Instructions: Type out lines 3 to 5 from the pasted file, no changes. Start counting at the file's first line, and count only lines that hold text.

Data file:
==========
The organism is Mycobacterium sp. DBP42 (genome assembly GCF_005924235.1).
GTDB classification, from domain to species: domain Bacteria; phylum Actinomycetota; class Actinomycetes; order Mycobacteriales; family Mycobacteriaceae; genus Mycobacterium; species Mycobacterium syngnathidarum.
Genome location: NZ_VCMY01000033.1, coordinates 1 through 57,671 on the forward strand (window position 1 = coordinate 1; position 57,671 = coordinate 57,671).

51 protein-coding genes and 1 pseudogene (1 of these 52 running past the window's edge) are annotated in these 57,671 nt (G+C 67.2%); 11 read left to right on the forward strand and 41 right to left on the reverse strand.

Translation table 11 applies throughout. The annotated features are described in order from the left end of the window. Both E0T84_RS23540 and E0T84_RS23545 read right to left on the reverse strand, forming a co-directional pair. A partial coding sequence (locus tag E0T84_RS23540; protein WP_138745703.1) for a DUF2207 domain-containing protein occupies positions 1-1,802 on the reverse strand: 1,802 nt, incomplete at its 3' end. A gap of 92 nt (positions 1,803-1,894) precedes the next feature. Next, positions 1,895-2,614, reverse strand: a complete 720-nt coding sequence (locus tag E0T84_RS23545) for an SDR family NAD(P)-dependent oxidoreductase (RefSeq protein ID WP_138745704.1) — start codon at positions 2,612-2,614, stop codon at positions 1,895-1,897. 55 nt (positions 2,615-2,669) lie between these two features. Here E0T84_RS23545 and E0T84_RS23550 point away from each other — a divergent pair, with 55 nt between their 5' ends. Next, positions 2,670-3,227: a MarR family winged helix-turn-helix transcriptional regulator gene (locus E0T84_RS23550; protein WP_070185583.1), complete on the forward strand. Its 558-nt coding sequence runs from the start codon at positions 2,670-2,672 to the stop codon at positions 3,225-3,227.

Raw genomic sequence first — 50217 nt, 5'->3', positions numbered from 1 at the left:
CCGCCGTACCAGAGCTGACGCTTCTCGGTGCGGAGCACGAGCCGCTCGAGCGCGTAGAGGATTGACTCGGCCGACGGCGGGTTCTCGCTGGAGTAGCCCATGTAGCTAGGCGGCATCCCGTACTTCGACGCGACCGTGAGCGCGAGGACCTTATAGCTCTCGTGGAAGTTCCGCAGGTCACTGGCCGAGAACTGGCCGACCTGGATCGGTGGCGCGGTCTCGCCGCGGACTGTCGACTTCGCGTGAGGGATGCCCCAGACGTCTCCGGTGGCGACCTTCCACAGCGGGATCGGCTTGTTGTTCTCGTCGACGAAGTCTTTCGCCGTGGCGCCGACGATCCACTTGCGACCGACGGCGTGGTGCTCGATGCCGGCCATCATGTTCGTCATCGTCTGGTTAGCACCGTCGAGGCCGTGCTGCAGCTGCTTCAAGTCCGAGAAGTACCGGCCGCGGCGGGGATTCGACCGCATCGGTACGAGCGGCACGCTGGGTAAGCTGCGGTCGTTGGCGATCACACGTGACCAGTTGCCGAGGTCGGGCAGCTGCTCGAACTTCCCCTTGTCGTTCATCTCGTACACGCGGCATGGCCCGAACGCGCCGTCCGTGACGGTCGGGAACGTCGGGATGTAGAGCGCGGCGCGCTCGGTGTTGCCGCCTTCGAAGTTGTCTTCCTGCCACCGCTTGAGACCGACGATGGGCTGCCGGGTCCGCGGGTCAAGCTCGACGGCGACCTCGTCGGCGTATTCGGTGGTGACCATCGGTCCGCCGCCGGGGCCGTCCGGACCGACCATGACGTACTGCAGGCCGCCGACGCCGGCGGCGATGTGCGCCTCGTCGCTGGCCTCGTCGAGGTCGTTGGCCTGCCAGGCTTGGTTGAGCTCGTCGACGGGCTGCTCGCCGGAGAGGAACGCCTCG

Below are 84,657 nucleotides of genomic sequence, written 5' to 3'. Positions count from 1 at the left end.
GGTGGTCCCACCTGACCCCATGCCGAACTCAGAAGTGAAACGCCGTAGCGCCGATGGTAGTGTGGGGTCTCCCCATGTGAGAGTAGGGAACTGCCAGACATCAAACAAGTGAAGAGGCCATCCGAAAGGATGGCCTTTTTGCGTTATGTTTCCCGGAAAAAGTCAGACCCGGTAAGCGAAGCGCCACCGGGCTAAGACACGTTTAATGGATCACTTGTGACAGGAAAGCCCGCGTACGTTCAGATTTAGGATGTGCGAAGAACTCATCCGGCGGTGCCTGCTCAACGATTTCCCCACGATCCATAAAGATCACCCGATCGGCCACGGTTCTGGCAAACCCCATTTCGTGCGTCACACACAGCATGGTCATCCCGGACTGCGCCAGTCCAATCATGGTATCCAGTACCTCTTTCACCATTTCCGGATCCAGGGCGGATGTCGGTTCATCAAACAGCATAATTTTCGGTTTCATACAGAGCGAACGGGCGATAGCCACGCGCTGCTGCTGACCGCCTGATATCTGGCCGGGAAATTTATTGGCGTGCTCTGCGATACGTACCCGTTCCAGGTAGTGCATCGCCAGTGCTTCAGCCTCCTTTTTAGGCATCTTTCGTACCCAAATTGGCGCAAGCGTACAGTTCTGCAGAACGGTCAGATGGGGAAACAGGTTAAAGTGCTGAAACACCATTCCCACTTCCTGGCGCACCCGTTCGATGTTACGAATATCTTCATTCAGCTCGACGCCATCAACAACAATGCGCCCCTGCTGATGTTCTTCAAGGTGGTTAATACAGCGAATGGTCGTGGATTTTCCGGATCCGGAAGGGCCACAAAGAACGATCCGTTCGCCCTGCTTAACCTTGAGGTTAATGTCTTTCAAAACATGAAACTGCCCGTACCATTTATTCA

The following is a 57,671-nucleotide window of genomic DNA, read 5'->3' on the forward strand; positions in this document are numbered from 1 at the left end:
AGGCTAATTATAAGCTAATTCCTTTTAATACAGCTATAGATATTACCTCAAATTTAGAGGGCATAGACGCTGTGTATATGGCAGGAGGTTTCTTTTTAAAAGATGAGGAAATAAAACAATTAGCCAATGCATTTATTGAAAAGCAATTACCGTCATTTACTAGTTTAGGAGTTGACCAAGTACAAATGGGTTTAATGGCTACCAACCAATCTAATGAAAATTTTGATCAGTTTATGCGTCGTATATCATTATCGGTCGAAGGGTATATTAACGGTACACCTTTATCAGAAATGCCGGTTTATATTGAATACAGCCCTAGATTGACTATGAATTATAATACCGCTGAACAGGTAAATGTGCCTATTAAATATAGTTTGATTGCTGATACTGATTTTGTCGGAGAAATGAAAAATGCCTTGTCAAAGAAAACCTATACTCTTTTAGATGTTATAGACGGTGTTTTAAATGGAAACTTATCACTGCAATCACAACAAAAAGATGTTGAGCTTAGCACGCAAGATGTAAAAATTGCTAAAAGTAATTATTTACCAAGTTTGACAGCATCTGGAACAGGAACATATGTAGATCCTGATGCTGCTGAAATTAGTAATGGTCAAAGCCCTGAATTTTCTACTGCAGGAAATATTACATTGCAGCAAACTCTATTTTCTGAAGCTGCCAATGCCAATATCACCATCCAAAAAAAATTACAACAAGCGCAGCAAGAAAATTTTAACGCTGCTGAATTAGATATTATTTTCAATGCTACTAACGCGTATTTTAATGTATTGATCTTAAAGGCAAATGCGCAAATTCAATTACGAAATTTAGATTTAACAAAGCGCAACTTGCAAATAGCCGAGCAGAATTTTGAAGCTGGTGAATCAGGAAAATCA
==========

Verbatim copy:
Genome location: NZ_VCMY01000033.1, coordinates 1 through 57,671 on the forward strand (window position 1 = coordinate 1; position 57,671 = coordinate 57,671).

51 protein-coding genes and 1 pseudogene (1 of these 52 running past the window's edge) are annotated in these 57,671 nt (G+C 67.2%); 11 read left to right on the forward strand and 41 right to left on the reverse strand.

Translation table 11 applies throughout. The annotated features are described in order from the left end of the window. Both E0T84_RS23540 and E0T84_RS23545 read right to left on the reverse strand, forming a co-directional pair. A partial coding sequence (locus tag E0T84_RS23540; protein WP_138745703.1) for a DUF2207 domain-containing protein occupies positions 1-1,802 on the reverse strand: 1,802 nt, incomplete at its 3' end. A gap of 92 nt (positions 1,803-1,894) precedes the next feature. Next, positions 1,895-2,614, reverse strand: a complete 720-nt coding sequence (locus tag E0T84_RS23545) for an SDR family NAD(P)-dependent oxidoreductase (RefSeq protein ID WP_138745704.1) — start codon at positions 2,612-2,614, stop codon at positions 1,895-1,897. 55 nt (positions 2,615-2,669) lie between these two features. Here E0T84_RS23545 and E0T84_RS23550 point away from each other — a divergent pair, with 55 nt between their 5' ends. Next, positions 2,670-3,227: a MarR family winged helix-turn-helix transcriptional regulator gene (locus E0T84_RS23550; protein WP_070185583.1), complete on the forward strand. Its 558-nt coding sequence runs from the start codon at positions 2,670-2,672 to the stop codon at positions 3,225-3,227.